The study “really demonstrates the need and value” of passing California’s new rule, “for reducing economic waste and climate pollution — but also for protecting public health,” O’Connor said. Other studies from around the country have found a link between fracking for oil and gas and negative, localized health impacts.
There is also an economic component to the rule. In California alone, more than $50 million worth of natural gas each year is wasted, O’Connor said. Annually, some 75,000 tons of methane are released by leaky equipment and intentional venting.
If Congress follows through with repealing the BLM rule, it is expected to cost taxpayers, who receive revenue for natural gas development on public land, $800 million over the next 10 years. The value of the lost gas is projected to be roughly $330 million annually — and the rule only applied to new oil and gas development.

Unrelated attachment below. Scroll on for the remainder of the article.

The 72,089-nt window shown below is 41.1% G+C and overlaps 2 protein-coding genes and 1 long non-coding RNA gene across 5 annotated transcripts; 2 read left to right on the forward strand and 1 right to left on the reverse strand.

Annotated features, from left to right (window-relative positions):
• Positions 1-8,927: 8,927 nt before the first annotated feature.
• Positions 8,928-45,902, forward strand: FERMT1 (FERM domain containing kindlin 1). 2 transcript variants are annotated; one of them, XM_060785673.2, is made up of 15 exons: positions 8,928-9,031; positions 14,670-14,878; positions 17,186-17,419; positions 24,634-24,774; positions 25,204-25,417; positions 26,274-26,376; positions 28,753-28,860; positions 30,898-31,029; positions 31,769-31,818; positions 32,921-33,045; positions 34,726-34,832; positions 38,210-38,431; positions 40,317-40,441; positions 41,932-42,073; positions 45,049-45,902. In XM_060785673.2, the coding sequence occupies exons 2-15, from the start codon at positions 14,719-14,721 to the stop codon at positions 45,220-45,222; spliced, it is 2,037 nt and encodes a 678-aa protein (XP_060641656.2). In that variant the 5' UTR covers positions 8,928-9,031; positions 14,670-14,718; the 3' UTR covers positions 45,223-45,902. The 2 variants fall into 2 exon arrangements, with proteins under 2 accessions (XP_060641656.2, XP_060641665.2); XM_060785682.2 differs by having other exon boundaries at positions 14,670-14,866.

Meanwhile, California is not the only state taking action against leaky natural gas infrastructure. Colorado, whose regulations were the basis for the BLM rule, put limits on methane emissions in place back in 2014. Earlier this year, Ohio took steps to limit methane emissions from the oil and gas industry, and there is an ongoing rule-making process in Pennsylvania to do the same. The California PUC will also likely take steps later this year to regulate leaks from natural gas transmission lines, which are another significant and dangerous source of methane.
O’Connor pointed out, though, that despite California’s comprehensive set of rules, 90 percent of the state’s natural gas is imported from other states. “Even if we get our gas production [leaks] down to zero, we still have a significant footprint,” he said.
Ironically, studies have found that trapping otherwise lost gas is a net benefit for producers. It would cost less for oil and gas developers to fix the leaks than they lose when the gas disappears into thin air — but it takes investment.
That investment is often in the form of jobs, inspectors, repairmen, and the like, which is one reason that there is broad support for limiting natural gas leaks and venting. According to recent polling, 73 percent of voters want the federal government to require companies to reduce gas leaks. Another 61 percent support laws that minimize wasteful practices like venting and flaring of natural gas.